Under current takeover policy, a 'truth in takeovers' statement can commit a target shareholder to accept a takeover bid, even when the shareholder is prohibited by law from giving a contractual commitment to accept. That is an anomaly in takeover regulation.
Explaining to an offshore bidder that a pre-bid stake can be committed to a bid by a public statement though the operation of the regulator's policy, but not by a contractual agreement or an understanding with the bidder, is always a curious exercise.
But 'truth in takeovers' acceptance statements regularly facilitate takeover activity in Australia. This activity is generally good for investment and economic development. So, rather than restrict the use of these statements, what can we do to address this anomaly? And can our takeover law and policy provide room for a 'change of heart' decision?
A 'truth in takeovers' statement by a target shareholder is typically in language such as: 'Shareholder, a holder of 25% of the shares in Target, intends to accept the offer by Bidder in the absence of a superior proposal.'
The core takeover prohibition has the effect that a bidder can only acquire shares, or be promised shares, above the 20% threshold through a regulated transaction structure; such as a takeover bid or a scheme of arrangement. A promise to accept a bid would contravene the core prohibition if its effect would be to take the bidder through the 20% threshold.
'Truth in takeovers' statements depend on a policy of the Australian Securities & Investments Commission (ASIC), endorsed by the Takeovers Panel. Unlike the core prohibition, ASIC's policy does not regulate acquisitions - it seeks to make sure that statements made by players in a takeover bid do not mislead target shareholders or the market generally.
Quite reasonably from that perspective, the policy says that if a substantial shareholder in the target publicly states that it will accept a takeover bid, the shareholder will be held to that statement.
So the anomaly arises. A substantial shareholder in the target cannot promise to the bidder that it will accept the bid. But if the shareholder states publicly that it will accept, ASIC will hold it to that statement.
There are several ways in which the anomaly could be resolved.
The core prohibition could be modified. This could be done by raising the 20% threshold from which the core prohibition applies, or by allowing an exception to the prohibition for pre-bid commitments to accept a bid.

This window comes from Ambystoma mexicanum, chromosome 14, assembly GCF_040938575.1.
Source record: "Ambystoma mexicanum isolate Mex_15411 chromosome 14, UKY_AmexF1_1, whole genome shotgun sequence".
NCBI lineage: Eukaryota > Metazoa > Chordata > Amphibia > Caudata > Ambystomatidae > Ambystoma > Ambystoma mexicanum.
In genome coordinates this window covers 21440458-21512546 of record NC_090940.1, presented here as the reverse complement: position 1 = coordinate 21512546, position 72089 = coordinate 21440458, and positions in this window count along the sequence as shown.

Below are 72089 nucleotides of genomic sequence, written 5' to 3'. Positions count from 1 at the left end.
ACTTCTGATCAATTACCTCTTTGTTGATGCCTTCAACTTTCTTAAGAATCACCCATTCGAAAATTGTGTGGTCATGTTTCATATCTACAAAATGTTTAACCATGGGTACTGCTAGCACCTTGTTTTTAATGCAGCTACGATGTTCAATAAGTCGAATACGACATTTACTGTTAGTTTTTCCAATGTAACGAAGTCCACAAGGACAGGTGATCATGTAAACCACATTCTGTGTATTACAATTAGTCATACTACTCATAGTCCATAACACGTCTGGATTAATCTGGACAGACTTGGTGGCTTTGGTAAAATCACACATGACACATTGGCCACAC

Alternatively, the 'truth in takeovers' policy could be relaxed, so that a substantial shareholder could depart from a public statement that it intends to accept the bid, presumably after the shareholder had publicly disclosed the change in its intention.
There has not been much political enthusiasm in Australia for raising the 20% threshold. Some similar jurisdictions apply a 30% threshold.
A proposal for an exception to the prohibition for pre-bid commitments gained some momentum a number of years ago, but failed to win support in Parliament. The Corporate Law Economic Reform Program Bill 1998 included provisions which would have enable a 'mandatory bid rule' - the 'mandatory' bid being a bid that had to follow an acquisition which breached the 20% threshold. Under that proposal, a pre-bid acquisition could breach the 20% threshold as long as it was followed by a bid on the same terms as the pre-bid acquisition.
ASIC is not likely to support a relaxation of its 'truth in takeovers' policy. ASIC would likely say that if a substantial shareholder wants to reserve the right to change its mind, it should do so when it makes its initial public statement. In my view, the policy is too restrictive, and does not adequately allow for the changes of heart and position which can occur during a commercial contest for control of a company.
Frankly, the current anomalous position that a 'truth in takeovers' statement can commit a target shareholder to accept a takeover bid, even when the shareholder would be prohibited from making that commitment directly to the bidder, is not bad for bidders. 'Truth in takeovers' statements can currently be used, with care, to facilitate bids.
But it is odd that we have this anomaly on an important issue for takeover bids.
The Takeovers Panel has recently released a new guidance note (Guidance Note 23 - Shareholder intention statement), working within the current policy regime.
In its submission to the Panel, ASIC argued that the Panel should discourage the making of such statements, in particular because of the risk that poor practices in seeking acceptance statements could lead to contraventions of the law, including the core prohibition (by amounting to agreements to accept a bid which breached the core prohibition).
The Panel declined to include any discouragement of truth in takeovers acceptance statement in the final version of its guidance note. It did include (at paragraph 4) a cautionary note that such a statement '…can give rise to concerns, depending on how it has been obtained and how it is used, particularly where the interests the subject of the statement, when aggregated with the bidder’s interest, exceed 20%.'
Absent any enthusiasm for fixing the anomaly, it looks as though bidders that carefully work within the core prohibition can have the benefit of 'truth in takeovers' acceptance statements to obtain significant assurance that the shares of major shareholders will be accepted into a takeover offer.
This is a satisfactory state of affairs, because it helps to give bidders the confidence to bid. Not all anomalies are harmful.
Any attempt to address this anomaly should not thwart the market for control by supressing the use of such statements. It would be better for the market for control to raise the core prohibition threshold, revive the once-proposed mandatory bid rule, or liberalise the 'truth in takeover' policy.